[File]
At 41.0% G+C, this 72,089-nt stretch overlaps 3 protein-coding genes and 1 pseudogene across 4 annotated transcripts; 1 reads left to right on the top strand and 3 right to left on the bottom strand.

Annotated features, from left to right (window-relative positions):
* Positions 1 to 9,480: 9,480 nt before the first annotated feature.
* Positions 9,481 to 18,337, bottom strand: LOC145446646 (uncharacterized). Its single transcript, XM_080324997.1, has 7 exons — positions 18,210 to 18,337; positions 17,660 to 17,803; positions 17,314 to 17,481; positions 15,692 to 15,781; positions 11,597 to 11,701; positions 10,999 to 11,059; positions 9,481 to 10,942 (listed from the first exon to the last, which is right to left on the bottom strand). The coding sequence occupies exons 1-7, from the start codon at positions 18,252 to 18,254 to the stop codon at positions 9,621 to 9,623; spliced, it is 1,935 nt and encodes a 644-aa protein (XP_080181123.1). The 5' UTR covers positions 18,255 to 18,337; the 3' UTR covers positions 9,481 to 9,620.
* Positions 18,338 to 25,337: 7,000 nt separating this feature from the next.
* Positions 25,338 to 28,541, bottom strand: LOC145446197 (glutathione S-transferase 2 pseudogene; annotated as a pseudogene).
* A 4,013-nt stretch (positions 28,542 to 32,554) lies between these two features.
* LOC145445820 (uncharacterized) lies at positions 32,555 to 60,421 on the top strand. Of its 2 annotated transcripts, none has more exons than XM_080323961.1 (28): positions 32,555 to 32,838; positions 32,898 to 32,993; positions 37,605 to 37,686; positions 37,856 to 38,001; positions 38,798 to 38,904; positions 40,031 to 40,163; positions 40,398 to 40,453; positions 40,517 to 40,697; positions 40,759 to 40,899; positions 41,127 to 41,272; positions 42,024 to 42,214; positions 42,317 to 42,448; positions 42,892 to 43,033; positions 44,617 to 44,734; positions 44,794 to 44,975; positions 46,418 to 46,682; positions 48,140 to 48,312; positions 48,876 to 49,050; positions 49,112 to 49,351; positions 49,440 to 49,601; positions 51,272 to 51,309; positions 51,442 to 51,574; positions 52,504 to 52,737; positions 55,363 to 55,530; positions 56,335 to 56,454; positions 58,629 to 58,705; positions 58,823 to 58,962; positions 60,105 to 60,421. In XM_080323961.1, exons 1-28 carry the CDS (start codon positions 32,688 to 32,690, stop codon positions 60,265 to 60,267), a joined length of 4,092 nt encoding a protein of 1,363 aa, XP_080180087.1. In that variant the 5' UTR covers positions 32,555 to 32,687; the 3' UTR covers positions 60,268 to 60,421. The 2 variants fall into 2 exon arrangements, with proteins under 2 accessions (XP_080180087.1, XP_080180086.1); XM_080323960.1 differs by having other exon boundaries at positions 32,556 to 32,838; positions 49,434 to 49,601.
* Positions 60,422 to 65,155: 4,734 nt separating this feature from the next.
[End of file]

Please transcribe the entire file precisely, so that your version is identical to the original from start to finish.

At 41.0% G+C, this 72,089-nt stretch overlaps 3 protein-coding genes and 1 pseudogene across 4 annotated transcripts; 1 reads left to right on the top strand and 3 right to left on the bottom strand.

Annotated features, from left to right (window-relative positions):
* Positions 1 to 9,480: 9,480 nt before the first annotated feature.
* Positions 9,481 to 18,337, bottom strand: LOC145446646 (uncharacterized). Its single transcript, XM_080324997.1, has 7 exons — positions 18,210 to 18,337; positions 17,660 to 17,803; positions 17,314 to 17,481; positions 15,692 to 15,781; positions 11,597 to 11,701; positions 10,999 to 11,059; positions 9,481 to 10,942 (listed from the first exon to the last, which is right to left on the bottom strand). The coding sequence occupies exons 1-7, from the start codon at positions 18,252 to 18,254 to the stop codon at positions 9,621 to 9,623; spliced, it is 1,935 nt and encodes a 644-aa protein (XP_080181123.1). The 5' UTR covers positions 18,255 to 18,337; the 3' UTR covers positions 9,481 to 9,620.
* Positions 18,338 to 25,337: 7,000 nt separating this feature from the next.
* Positions 25,338 to 28,541, bottom strand: LOC145446197 (glutathione S-transferase 2 pseudogene; annotated as a pseudogene).
* A 4,013-nt stretch (positions 28,542 to 32,554) lies between these two features.
* LOC145445820 (uncharacterized) lies at positions 32,555 to 60,421 on the top strand. Of its 2 annotated transcripts, none has more exons than XM_080323961.1 (28): positions 32,555 to 32,838; positions 32,898 to 32,993; positions 37,605 to 37,686; positions 37,856 to 38,001; positions 38,798 to 38,904; positions 40,031 to 40,163; positions 40,398 to 40,453; positions 40,517 to 40,697; positions 40,759 to 40,899; positions 41,127 to 41,272; positions 42,024 to 42,214; positions 42,317 to 42,448; positions 42,892 to 43,033; positions 44,617 to 44,734; positions 44,794 to 44,975; positions 46,418 to 46,682; positions 48,140 to 48,312; positions 48,876 to 49,050; positions 49,112 to 49,351; positions 49,440 to 49,601; positions 51,272 to 51,309; positions 51,442 to 51,574; positions 52,504 to 52,737; positions 55,363 to 55,530; positions 56,335 to 56,454; positions 58,629 to 58,705; positions 58,823 to 58,962; positions 60,105 to 60,421. In XM_080323961.1, exons 1-28 carry the CDS (start codon positions 32,688 to 32,690, stop codon positions 60,265 to 60,267), a joined length of 4,092 nt encoding a protein of 1,363 aa, XP_080180087.1. In that variant the 5' UTR covers positions 32,555 to 32,687; the 3' UTR covers positions 60,268 to 60,421. The 2 variants fall into 2 exon arrangements, with proteins under 2 accessions (XP_080180087.1, XP_080180086.1); XM_080323960.1 differs by having other exon boundaries at positions 32,556 to 32,838; positions 49,434 to 49,601.
* Positions 60,422 to 65,155: 4,734 nt separating this feature from the next.